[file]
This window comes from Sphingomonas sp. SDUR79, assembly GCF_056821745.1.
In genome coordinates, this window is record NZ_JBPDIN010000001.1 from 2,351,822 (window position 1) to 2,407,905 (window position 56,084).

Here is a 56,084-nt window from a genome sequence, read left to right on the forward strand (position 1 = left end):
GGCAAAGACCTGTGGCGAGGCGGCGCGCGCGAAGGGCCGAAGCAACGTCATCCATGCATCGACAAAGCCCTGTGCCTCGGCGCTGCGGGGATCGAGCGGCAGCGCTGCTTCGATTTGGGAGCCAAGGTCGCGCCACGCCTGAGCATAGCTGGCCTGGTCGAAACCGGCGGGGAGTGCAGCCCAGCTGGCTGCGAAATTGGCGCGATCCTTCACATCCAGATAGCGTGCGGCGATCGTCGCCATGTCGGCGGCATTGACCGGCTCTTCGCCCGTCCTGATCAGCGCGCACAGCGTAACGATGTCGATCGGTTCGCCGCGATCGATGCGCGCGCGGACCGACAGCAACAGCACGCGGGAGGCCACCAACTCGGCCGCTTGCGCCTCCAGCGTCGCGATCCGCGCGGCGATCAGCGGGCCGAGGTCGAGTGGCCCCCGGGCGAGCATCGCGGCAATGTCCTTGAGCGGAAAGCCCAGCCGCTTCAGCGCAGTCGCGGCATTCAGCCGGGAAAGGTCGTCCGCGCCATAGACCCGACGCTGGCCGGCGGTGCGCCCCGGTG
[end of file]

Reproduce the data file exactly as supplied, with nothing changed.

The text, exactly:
This window comes from Sphingomonas sp. SDUR79, assembly GCF_056821745.1.
In genome coordinates, this window is record NZ_JBPDIN010000001.1 from 2,351,822 (window position 1) to 2,407,905 (window position 56,084).

Here is a 56,084-nt window from a genome sequence, read left to right on the forward strand (position 1 = left end):
GGCAAAGACCTGTGGCGAGGCGGCGCGCGCGAAGGGCCGAAGCAACGTCATCCATGCATCGACAAAGCCCTGTGCCTCGGCGCTGCGGGGATCGAGCGGCAGCGCTGCTTCGATTTGGGAGCCAAGGTCGCGCCACGCCTGAGCATAGCTGGCCTGGTCGAAACCGGCGGGGAGTGCAGCCCAGCTGGCTGCGAAATTGGCGCGATCCTTCACATCCAGATAGCGTGCGGCGATCGTCGCCATGTCGGCGGCATTGACCGGCTCTTCGCCCGTCCTGATCAGCGCGCACAGCGTAACGATGTCGATCGGTTCGCCGCGATCGATGCGCGCGCGGACCGACAGCAACAGCACGCGGGAGGCCACCAACTCGGCCGCTTGCGCCTCCAGCGTCGCGATCCGCGCGGCGATCAGCGGGCCGAGGTCGAGTGGCCCCCGGGCGAGCATCGCGGCAATGTCCTTGAGCGGAAAGCCCAGCCGCTTCAGCGCAGTCGCGGCATTCAGCCGGGAAAGGTCGTCCGCGCCATAGACCCGACGCTGGCCGGCGGTGCGCCCCGGTG